Industrial Hygiene News — (Featuring APHA Executive Director Georges Benjamin) The U.S. Department of Labor announces new respirable silica dust regulations
The U.S. Department of Labor’s Occupational Safety and Health Administration (OSHA) announced on March 24, 2016, a final rule to improve protections for workers exposed to respirable silica dust. The rule amends 1971 silica exposure regulations that were, according to the Department of Labor (DOL), out of date the day they were passed will curb lung cancer, silicosis, chronic obstructive pulmonary disease and kidney disease in America’s workers by limiting their exposure to respirable crystalline silica. “This is an important day for workers, employers, and science. Public policy should reflect scientific understanding just as it does with issues such as seatbelts and tobacco.” said U.S. Secretary of Labor Thomas E. Perez at a press conference announcing the final rule. “Americans have a right to go to work and come home safe and sound. Silica has been undermining that basic bargain.”

EHS Today — (Featuring APHA Occupational Health and Safety Section member Rosemary Sokas) Industry associations back final rule on silica
The U.S. Department of Labor’s final rule on silica exposure is receiving a welcome reception from industry groups. The rule, which limits exposure to an 8-hour time-weighted average of 50 micrograms of respirable crystalline silica per cubic meter of air, puts in place recommendations the National Institute for Occupational Safety and Health made in 1974. Terry O’Sullivan, general president of the Laborers’ International Union of North America (LiUNA), called the new standard “a welcome and long overdue step towards safer job sites.”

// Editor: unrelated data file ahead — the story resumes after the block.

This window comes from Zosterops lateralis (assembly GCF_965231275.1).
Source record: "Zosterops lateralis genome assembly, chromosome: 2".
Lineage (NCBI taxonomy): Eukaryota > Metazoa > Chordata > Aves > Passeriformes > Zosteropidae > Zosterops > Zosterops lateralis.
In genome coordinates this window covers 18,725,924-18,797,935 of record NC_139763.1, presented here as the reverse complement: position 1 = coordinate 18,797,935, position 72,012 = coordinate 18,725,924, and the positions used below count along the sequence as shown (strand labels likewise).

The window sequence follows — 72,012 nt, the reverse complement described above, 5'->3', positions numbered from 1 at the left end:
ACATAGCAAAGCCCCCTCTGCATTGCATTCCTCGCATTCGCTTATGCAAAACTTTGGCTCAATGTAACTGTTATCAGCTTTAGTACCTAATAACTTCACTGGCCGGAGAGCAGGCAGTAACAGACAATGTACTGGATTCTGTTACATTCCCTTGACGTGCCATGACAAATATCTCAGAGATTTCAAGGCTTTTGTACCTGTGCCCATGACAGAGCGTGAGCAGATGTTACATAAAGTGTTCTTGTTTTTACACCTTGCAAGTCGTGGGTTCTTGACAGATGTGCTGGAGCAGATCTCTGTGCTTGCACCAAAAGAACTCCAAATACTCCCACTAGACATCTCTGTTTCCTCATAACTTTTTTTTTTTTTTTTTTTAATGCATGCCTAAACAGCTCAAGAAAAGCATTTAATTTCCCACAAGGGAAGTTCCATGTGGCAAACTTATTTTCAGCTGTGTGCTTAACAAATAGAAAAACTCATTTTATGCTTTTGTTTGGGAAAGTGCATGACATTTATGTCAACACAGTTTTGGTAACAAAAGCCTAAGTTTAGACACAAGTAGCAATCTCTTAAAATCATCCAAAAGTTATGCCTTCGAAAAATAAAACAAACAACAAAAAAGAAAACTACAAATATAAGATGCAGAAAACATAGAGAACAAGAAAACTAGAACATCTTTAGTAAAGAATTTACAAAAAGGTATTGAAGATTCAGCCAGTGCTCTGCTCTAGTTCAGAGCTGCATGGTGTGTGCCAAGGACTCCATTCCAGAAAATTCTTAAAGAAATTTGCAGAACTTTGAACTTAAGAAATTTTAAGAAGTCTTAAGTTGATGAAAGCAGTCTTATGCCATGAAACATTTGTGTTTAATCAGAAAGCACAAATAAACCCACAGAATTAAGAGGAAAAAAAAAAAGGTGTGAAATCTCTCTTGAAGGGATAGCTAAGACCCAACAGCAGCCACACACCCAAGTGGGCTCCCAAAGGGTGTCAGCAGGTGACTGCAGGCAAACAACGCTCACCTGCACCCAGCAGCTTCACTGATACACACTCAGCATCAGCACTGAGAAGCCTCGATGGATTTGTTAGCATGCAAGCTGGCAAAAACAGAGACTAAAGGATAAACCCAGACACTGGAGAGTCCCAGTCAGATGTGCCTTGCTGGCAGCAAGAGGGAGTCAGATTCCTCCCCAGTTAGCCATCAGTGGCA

Reuters — Genetic study tracks start of Zika’s invasion of Americas back to 2013
The Zika virus currently sweeping through the Americas looks to have hitched a ride on a plane into Brazil in 2013 and begun its invasion of the continent from there, scientists said on Thursday. In the first genome analysis of the current Zika epidemic, which has been linked in Brazil to cases of birth defects known as microcephaly, researchers said the virus’ introduction to the Americas almost three years ago coincided with a 50 percent rise in air passengers from Zika-affected areas.

Medical Xpress — New immunotherapy trial for Type 1 diabetes
The search for a treatment for Type 1 diabetes (T1D) – which affects over 400,000 people in the UK – will be stepped up with the start of a new phase one clinical trial at Guy’s Hospital in London. The new immunotherapy treatment, called MultiPepT1De, is being developed to target the autoimmune attack that leads to the development of Type 1 diabetes. Type 1 diabetes is an autoimmune disease in which cells in the pancreas that make insulin are killed by the immune system.